2024 Mazda MX-5: Little Details That Make All the Difference

Strong points
  • So much fun to drive
  • Steering is even more precise now
  • Perfect driving position
Weak points
  • Limited space
  • Mazda Connect system isn’t very intuitive
  • Touchscreen capability with CarPlay and Android Auto only
Full report

Los Angeles, California—The fourth-generation Mazda MX-5 (codenamed ND) has been around for nearly a decade and is still going strong. But why did the Japanese automaker choose to invite a bunch of journalists to a special test drive on the winding roads surrounding Los Angeles earlier this month?

You see, Mazda engineers have found a way to keep their little roadster fresh and even make it better and more fun for the 2024 model year. How much has the car changed? Read on for our driving impressions and don't miss the video at the end.

Photo: Vincent Aubé

It’s What You Can’t See That Counts

In the 35 years following its original debut at the 1989 Chicago Auto Show, the lovely Miata/MX-5 has gone through four body styles and very little evolution. Sure, there have been many variations and special editions, but the basic concept is always the same—a modern, more reliable interpretation of classic British roadsters.

The awards have kept pouring, and for 2024, the ND MX-5 gets a series of tweaks that can’t be enjoyed with the naked eye but will definitely please even the most hardcore fans.

Photo: Vincent Aubé

First of all, steering is more precise and quicker than ever thanks to updated control software. Not only that, but engineers have successfully minimized vibration through the steering rack, which reduces fatigue after a long time spent driving or when pushing the car on a track.

The other big news for 2024 is an asymmetric limited-slip differential. This compact and lightweight conical clutch LSD has been tuned to offer a more progressive locking action as torque is applied thanks to a cam mechanism which allows for different ramp angles on acceleration and deceleration. The result is improved precision on initial turn in and the ability to put the power down effortlessly on corner exit.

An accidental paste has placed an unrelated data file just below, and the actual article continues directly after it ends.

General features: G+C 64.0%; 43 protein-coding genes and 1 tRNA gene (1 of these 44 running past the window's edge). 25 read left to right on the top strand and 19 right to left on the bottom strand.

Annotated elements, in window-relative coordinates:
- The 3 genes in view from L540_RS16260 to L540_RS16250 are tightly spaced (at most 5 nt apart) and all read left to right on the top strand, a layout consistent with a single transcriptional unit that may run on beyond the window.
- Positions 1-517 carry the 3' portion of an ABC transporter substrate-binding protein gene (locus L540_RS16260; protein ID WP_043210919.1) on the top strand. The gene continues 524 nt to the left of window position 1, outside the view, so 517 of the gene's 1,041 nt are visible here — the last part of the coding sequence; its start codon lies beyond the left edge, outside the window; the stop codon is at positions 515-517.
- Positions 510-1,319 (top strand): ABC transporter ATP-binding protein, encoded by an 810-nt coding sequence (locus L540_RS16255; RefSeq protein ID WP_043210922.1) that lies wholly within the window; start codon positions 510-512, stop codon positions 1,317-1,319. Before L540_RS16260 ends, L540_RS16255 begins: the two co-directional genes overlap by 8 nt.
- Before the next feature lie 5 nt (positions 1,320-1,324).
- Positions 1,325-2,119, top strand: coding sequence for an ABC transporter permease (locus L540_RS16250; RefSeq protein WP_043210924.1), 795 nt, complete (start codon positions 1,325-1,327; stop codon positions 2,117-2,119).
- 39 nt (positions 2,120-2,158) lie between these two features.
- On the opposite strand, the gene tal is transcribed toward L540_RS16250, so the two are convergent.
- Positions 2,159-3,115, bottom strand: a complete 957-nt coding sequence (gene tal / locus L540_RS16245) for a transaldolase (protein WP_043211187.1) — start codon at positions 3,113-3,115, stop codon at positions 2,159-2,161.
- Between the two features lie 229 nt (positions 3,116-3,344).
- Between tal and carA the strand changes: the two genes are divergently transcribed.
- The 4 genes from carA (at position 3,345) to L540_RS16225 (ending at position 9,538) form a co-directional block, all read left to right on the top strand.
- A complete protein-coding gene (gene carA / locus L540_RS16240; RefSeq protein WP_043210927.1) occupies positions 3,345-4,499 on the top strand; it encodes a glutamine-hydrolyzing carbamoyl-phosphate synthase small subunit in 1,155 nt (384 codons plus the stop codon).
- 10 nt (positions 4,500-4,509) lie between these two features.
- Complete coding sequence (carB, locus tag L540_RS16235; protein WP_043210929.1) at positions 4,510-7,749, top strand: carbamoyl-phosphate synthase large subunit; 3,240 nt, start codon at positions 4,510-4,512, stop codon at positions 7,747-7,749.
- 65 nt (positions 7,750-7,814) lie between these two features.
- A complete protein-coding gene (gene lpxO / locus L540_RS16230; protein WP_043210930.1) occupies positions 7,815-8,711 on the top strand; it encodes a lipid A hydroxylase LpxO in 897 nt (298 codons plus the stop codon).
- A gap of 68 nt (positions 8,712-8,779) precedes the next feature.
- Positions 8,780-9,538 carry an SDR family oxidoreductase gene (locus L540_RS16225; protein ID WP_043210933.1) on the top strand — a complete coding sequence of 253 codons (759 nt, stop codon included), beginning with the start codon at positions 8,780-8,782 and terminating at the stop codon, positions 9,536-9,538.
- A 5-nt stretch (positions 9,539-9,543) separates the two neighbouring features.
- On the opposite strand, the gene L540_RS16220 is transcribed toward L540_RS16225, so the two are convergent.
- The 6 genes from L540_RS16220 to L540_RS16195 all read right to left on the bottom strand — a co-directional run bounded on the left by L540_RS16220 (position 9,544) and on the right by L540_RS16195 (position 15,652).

Finally, while it didn’t add a Sport or Eco mode, Mazda has enhanced the MX-5's Dynamic Stability Control program with a Track mode that can be activated using a small checkered flag button. Basically, it raises the threshold of the DSC system so that the system will only intervene when the driver has lost control. For novice and intermediate drivers, this is a great way to improve their driving skills on a track.

Photo: Vincent Aubé

Updated Cabin With New Tech

The interior layout of the fourth-gen MX-5, including the instruments, dashboard, shifter and manual parking brake, is unchanged for 2024. However, there’s a new 8.8-inch centre display with a slimmer contour improving visibility. Touchscreen capability is available exclusively when using Apple CarPlay or Android Auto. Meanwhile, Mazda Connect is more advanced and features sharper graphics.

Photo: Vincent Aubé

The cabin offers precious space, but two normal-sized adults will fit snuggly in the seats. Ergonomics are wonderful with easy-to-use HVAC controls, another button to open the power retractable hard top (MX-5 RF only) and a steering wheel that is oh-so fantastic to grab and manipulate.

Driving a Future Classic

Even though the ND is almost 10 years old, the thrills behind said steering wheel are in no way diminished. On the contrary, with small but key changes for 2024, the latest model offers MX-5 enthusiasts more reasons to be happy.

During our test drive in L.A., we quickly realized that Mazda’s efforts to reduce vibration through the steering have not gone to waste. As soon as the road started to twist like overcooked spaghetti, the roadster shined like a thousand stars. Steering is so much quicker and more precise now that we had to adjust input in the first few corners.

Photo: Vincent Aubé

The asymmetric LSD and DSC-Track mode also proved plenty useful in certain situations, such as a hairpin turn where the car largely oversteered yet inspired no fear whatsoever behind the wheel.

The engine? Well, it’s still super-responsive and happy to perform at higher revs. As for the six-speed manual transmission (one of the few that remain in 2024), playing with the stick is an almost orgasmic experience, while perfectly positioned pedals make heel-toe shifting a breeze.

Our Verdict

No car embodies Mazda’s Jinba Ittai philosophy better than the MX-5, which truly and positively feels like an extension of the driver—whether in heavy traffic, on a track or on the magnificent road crossing the Angeles National Forest. The fifth generation of the iconic roadster might be coming up, but in the meantime, those who love to drive and feel the wind in their hair can have a ton of fun.

Watch: A Closer Look at the 2024 Mazda MX-5 in L.A.

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